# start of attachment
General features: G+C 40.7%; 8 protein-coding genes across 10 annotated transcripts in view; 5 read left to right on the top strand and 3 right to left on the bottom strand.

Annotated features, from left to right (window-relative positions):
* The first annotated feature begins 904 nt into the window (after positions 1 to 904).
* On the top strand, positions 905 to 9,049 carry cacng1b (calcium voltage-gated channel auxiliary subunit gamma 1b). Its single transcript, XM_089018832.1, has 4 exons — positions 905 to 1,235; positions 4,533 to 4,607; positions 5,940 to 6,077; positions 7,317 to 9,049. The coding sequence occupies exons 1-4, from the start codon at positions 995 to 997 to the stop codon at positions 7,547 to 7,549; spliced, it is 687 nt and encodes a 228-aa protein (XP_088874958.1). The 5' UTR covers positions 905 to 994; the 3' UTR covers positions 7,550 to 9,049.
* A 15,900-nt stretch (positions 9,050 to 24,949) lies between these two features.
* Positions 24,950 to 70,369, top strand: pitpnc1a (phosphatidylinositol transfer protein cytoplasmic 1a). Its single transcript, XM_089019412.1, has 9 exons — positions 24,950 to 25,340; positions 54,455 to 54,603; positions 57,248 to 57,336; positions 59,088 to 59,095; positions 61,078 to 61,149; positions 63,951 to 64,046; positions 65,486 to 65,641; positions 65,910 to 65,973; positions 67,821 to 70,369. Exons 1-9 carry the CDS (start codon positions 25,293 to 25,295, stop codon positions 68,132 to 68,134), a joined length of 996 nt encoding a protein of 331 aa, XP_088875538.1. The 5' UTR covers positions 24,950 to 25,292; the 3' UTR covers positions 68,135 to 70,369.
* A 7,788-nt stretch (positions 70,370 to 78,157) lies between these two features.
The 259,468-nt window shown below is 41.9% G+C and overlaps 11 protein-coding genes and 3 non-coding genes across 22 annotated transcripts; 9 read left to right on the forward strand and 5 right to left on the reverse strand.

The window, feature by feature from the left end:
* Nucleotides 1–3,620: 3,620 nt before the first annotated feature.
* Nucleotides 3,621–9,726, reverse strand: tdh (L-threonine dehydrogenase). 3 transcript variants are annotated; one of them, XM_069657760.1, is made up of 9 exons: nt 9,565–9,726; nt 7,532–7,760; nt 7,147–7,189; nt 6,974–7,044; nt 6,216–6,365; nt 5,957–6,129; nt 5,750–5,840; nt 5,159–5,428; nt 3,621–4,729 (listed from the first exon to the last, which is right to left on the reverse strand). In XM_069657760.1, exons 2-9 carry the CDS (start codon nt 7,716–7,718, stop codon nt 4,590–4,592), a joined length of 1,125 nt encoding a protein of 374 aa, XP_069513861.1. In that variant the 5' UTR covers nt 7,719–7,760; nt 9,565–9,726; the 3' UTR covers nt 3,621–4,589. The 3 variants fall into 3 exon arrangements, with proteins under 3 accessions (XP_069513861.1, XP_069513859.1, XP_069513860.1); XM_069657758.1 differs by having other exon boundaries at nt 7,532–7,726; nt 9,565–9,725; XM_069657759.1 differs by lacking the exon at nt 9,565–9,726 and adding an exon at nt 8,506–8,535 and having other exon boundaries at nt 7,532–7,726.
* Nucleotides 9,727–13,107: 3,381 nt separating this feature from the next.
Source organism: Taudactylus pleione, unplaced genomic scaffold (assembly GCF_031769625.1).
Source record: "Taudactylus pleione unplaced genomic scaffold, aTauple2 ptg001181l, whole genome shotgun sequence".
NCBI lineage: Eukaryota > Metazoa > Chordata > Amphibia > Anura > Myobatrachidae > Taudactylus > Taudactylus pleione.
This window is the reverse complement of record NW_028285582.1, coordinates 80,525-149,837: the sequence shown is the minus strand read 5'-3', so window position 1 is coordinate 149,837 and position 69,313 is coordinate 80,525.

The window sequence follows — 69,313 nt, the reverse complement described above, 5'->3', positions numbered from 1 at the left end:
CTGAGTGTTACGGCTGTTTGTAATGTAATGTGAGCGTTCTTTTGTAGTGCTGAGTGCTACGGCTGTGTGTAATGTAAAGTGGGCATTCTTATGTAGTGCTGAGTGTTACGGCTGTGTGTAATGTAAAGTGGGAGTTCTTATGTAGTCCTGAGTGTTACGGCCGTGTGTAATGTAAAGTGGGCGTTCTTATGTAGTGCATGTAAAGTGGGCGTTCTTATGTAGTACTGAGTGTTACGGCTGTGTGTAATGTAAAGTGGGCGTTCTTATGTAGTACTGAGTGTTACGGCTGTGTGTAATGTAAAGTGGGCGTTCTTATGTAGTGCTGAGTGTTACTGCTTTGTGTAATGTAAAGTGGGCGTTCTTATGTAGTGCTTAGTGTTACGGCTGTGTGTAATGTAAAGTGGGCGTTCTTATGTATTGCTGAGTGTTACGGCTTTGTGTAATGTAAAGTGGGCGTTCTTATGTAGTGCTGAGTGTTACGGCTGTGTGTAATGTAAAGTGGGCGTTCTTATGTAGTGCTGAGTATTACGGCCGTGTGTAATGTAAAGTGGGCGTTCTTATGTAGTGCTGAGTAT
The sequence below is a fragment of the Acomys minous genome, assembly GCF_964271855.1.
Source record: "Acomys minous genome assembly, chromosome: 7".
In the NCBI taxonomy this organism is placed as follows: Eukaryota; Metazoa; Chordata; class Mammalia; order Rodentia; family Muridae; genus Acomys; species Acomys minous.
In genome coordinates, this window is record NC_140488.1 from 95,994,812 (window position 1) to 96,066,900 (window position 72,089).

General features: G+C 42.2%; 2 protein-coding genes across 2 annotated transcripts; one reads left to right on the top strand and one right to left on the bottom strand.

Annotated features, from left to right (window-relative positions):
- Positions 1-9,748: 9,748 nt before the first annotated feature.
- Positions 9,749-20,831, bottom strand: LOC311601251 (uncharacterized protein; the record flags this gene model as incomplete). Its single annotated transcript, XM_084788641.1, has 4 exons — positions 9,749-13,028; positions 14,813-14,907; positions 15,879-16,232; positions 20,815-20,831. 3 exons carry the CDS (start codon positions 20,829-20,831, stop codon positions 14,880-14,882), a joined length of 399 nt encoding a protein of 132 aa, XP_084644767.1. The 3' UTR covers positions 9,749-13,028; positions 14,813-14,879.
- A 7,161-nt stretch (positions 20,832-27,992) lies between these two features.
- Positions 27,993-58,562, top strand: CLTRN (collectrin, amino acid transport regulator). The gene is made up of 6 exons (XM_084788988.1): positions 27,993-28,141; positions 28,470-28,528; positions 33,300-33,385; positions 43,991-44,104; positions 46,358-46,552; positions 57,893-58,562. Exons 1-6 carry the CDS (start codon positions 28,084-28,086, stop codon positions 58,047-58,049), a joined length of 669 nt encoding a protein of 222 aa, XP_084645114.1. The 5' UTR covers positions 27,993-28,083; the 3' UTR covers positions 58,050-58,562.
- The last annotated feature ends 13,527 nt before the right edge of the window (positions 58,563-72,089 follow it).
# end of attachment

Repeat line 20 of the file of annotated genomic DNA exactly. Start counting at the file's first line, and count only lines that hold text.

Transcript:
Source record: "Acomys minous genome assembly, chromosome: 7".